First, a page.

Water Management Deal with Turkey
The months of toing and froing and politicking over the management of the water pipeline from Turkey to the north seem to be over, with an agreement finally signed in Ankara this week.
Turkish Cypriot Prime Minister Ömer Kalyoncu and Turkish Prime Minister Ahmet Davutoglu put their names the agreement, with Havadis newspaper reporting that both men highlighting to the importance of the water for both Turkish Cypriots and Greek Cypriots as a “vehicle for peace and rapprochement”.
According to the agreement, the preparation of the final tender will need to be completed in three months, whilst the process itself will take a year.
A private company will distribute, collect payment and invest in the infrastructure, whilst the management will belong to an autonomous organisation. During this time, the Turkish Water Authority DSI will manage the water.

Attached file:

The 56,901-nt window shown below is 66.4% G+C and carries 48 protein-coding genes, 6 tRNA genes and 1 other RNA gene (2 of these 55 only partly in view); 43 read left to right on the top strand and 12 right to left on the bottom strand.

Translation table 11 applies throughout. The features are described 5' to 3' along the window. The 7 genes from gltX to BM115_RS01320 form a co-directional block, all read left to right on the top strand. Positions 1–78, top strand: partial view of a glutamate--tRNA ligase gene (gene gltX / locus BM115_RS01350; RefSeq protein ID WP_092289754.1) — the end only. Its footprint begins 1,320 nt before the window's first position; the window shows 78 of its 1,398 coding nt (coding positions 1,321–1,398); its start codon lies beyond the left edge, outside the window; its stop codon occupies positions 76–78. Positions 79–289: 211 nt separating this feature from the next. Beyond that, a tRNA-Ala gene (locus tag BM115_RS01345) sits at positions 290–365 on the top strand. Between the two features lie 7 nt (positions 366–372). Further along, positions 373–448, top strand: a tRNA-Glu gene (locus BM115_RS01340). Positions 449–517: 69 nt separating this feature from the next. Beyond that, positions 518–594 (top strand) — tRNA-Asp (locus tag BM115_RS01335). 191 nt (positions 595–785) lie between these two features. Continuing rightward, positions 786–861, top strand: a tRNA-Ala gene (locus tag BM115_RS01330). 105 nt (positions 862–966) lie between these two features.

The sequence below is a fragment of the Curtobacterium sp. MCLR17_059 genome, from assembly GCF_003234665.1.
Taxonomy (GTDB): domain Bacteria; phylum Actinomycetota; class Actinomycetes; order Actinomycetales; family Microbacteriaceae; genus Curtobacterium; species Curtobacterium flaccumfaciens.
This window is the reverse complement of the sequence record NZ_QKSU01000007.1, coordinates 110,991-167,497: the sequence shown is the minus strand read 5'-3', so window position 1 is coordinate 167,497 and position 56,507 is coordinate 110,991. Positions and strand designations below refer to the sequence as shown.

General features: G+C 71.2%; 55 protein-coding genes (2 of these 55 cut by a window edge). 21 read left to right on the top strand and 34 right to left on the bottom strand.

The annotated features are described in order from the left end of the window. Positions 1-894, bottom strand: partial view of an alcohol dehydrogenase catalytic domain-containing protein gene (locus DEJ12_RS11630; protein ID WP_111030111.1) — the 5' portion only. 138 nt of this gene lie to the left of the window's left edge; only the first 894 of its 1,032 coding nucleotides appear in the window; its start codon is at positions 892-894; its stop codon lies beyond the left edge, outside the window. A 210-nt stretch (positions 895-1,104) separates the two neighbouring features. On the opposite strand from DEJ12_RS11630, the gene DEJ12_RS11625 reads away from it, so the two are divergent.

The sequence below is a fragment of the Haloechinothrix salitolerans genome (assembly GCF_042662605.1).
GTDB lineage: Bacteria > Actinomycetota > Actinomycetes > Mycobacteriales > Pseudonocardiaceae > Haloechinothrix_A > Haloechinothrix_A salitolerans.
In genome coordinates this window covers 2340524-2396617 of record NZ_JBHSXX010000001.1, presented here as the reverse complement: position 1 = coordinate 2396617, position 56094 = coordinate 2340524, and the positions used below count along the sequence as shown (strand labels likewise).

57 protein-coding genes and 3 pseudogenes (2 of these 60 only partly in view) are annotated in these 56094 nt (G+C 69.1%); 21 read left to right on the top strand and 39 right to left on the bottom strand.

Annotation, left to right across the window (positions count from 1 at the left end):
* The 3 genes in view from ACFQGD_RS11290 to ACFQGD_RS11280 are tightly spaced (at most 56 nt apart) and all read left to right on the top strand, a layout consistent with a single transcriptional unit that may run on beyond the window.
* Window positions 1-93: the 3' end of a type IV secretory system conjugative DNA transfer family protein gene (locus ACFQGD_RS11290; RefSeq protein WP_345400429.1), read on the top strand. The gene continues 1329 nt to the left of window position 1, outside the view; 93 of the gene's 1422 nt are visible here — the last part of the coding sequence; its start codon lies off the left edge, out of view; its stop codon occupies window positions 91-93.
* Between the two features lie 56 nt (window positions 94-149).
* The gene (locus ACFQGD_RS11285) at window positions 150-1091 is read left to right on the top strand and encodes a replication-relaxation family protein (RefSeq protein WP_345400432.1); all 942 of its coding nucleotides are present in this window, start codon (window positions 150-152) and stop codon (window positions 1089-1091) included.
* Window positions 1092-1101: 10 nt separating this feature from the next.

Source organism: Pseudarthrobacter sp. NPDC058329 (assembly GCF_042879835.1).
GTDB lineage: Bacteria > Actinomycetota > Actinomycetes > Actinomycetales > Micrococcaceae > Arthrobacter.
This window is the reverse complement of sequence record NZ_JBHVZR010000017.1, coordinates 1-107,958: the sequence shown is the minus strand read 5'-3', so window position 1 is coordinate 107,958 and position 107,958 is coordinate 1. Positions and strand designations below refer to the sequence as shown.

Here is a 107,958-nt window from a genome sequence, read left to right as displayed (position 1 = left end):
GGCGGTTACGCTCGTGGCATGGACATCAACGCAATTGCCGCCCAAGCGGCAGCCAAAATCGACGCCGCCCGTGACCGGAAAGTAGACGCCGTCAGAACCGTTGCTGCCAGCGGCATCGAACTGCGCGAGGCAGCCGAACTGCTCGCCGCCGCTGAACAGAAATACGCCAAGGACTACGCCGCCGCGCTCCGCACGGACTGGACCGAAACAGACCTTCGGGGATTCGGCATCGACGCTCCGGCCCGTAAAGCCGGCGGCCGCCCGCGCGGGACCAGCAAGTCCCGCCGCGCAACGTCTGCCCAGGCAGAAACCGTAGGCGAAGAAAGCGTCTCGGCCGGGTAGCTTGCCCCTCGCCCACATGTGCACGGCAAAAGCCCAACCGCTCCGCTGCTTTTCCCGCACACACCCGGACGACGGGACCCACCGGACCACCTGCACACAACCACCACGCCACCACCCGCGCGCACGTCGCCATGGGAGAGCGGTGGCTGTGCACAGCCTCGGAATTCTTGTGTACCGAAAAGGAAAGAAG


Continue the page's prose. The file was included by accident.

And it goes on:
Speaking on his return, Kalyoncu said the agreement was a build-operate-transfer model based on a public-private cooperation. He added that one of the most discussed issues — underground water reserves and administration — would belong to the Turkish Cypriot administration.
Following the announcement of the signing, opponents claimed that the agreement had been nothing more than a ‘privatisation’ and blamed local officials for the outcome.
Several local media noted that Kalyoncu was given the ‘red carpet’ treatment and greeted with a state ceremony in Ankara.
The lack of agreement over the pipeline’s management was also preventing the signing of an economic protocol securing the annual tranche of funds from Turkey to North Cyprus.
Speaking on the matter, Kalyoncu said he and Davutoglu discussed the protocol and that the necessary steps to sign this would be made in the coming days.